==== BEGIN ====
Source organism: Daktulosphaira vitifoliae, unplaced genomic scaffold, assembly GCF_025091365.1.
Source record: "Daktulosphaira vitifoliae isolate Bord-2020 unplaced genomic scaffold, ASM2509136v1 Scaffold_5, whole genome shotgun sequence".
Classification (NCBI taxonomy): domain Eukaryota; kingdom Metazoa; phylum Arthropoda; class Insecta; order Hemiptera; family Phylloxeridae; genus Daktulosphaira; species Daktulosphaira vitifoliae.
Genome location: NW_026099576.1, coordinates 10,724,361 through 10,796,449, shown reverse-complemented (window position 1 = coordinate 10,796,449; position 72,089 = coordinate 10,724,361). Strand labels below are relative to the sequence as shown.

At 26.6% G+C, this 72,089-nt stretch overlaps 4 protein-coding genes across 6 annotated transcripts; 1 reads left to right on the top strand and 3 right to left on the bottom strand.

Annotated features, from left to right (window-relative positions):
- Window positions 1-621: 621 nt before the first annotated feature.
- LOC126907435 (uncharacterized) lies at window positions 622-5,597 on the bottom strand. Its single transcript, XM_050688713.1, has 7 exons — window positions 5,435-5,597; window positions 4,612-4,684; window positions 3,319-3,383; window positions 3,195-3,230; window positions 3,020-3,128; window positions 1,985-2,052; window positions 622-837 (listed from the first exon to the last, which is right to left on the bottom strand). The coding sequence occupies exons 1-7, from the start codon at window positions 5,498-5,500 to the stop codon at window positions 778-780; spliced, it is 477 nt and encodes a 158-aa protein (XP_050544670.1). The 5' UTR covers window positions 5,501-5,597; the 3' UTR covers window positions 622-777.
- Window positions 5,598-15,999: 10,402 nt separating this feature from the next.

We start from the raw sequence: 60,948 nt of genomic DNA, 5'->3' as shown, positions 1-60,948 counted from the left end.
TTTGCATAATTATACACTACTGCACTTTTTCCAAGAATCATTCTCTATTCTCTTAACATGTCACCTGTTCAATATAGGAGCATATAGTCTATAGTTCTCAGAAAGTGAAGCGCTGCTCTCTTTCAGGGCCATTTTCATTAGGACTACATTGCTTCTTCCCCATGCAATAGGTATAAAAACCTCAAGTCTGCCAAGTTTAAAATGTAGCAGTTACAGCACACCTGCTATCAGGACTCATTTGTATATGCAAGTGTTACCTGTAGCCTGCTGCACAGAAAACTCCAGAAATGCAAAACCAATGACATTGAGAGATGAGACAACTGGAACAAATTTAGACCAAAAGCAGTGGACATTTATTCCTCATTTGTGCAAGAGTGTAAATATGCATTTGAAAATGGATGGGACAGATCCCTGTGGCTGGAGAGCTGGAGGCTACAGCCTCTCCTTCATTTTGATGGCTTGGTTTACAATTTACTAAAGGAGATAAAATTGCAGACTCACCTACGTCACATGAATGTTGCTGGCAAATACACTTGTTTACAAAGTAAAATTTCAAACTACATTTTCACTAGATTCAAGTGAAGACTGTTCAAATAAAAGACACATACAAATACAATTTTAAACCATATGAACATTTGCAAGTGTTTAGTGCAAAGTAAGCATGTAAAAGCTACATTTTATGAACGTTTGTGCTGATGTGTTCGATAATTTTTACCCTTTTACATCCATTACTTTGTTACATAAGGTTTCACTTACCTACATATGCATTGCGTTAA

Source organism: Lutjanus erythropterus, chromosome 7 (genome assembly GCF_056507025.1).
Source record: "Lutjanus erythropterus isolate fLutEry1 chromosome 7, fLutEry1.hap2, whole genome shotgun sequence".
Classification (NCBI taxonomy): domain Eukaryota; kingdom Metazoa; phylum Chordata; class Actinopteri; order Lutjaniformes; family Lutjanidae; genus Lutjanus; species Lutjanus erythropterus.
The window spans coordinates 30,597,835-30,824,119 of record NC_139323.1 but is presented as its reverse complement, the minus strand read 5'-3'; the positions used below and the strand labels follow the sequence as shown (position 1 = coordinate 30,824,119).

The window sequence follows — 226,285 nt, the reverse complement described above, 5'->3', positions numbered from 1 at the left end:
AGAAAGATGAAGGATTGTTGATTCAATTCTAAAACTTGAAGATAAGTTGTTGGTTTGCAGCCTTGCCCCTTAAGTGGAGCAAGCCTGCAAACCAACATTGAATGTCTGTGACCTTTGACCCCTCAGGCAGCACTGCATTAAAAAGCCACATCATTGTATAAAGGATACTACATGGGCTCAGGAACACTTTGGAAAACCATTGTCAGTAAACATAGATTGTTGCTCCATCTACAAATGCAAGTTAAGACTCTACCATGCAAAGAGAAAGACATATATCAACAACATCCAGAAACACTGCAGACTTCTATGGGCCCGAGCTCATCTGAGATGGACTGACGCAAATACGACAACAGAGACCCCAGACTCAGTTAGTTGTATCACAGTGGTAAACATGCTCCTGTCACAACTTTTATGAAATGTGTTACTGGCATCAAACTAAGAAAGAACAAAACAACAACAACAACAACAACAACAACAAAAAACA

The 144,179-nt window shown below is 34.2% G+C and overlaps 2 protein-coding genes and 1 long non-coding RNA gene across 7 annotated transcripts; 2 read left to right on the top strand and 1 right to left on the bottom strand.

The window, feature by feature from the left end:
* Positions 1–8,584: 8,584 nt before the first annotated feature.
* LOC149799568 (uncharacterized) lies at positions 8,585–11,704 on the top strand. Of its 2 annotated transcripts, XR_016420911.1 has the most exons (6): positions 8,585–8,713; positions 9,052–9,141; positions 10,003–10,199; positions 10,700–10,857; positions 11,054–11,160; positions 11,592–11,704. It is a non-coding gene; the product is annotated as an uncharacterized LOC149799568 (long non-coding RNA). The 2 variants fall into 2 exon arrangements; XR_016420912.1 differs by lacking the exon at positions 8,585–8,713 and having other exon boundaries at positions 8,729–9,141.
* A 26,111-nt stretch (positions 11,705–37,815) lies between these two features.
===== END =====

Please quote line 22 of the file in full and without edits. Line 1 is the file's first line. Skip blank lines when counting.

* A 26,111-nt stretch (positions 11,705–37,815) lies between these two features.